Subject: I have found a CD that I think you would enjoy
|Roy Nathanson, Anthony Coleman|
I Could've Been a Drum
Genres: Jazz, Pop
Listen to Samples
Maria Castro | London, United Kingdom | 08/10/2000
(5 out of 5 stars)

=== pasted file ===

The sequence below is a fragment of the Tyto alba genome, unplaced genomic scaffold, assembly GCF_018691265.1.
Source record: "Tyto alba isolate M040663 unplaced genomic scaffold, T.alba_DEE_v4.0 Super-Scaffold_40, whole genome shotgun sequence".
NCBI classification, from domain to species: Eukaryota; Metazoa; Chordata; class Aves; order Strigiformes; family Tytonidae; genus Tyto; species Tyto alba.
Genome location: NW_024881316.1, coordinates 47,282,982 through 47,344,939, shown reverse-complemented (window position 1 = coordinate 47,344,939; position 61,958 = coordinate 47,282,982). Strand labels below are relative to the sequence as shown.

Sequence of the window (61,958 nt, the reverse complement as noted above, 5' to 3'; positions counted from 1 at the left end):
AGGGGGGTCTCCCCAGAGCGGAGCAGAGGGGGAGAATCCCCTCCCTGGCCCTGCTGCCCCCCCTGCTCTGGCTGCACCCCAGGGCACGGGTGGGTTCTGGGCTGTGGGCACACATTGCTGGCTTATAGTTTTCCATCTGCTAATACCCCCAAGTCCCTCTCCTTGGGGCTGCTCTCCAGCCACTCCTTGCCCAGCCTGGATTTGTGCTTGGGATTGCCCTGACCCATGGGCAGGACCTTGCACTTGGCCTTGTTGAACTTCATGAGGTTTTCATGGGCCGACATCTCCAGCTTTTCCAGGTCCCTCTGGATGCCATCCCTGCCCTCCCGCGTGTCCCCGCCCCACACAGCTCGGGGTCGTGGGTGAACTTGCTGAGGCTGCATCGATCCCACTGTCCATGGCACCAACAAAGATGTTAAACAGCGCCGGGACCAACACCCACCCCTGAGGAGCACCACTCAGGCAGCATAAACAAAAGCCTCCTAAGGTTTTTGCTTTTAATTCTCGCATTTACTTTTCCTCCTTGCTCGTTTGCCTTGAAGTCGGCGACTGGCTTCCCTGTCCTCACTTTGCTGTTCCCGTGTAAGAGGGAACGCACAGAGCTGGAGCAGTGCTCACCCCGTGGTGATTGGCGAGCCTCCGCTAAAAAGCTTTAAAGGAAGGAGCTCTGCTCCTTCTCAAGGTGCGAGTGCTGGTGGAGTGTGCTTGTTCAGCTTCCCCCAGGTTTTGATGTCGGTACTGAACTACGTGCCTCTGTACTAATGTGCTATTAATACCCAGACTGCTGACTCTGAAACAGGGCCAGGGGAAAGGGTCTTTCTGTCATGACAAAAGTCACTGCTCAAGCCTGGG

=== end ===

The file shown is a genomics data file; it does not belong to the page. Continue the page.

"'I Could've Been A Drum' was released in 1997 in the Radical Jewish Culture Series of John Zorn's Tzadik label. This is the third collaboration of saxophonist Roy Nathanson (Lounge Lizards, Jazz Passengers) with pianist Anthony Coleman (Selfhaters, Sephardic Tinge) under the nom de guerre 'Lobster and friend'. This time they are joined by their friend guitarist Marc Ribot (and also bassist Brad Jones). Between beautiful melodies of Sephardic inspiration (looking back to the Jewish tradition of pre-Inquisition Spain) and more harsh and angular tunes, this album seems to have a certain ritualistic, almost incantatory nature. As Nathanson himself explains, 'what it has to do with being Jewish is it's three Jewish men [Nathanson, Coleman and Ribot] getting together to meditate on being middle-aged. It has this cantorial quality, it's repetitive in a special way, it seems to have something to do with language. It's not that we're playing an Eastern scale, but something about timbre, about how I approach and play any one note. The songs are sorts of prayers that aren't about swing or jazz.'* One of the best examples of this is certainly 'Devotional Song #1', an introspective musical excursion shared by the three performers. The result is a highly personal and mature work, apparently reaching the exhaustion of the 'Lobster and Friend' association between Nathanson and Coleman. Nonetheless exceptional. However, perhaps not for initiates...* Roy Nathanson in Howard Mandel 'Future Jazz' (New York, Oxford University Press, 1999), p.191"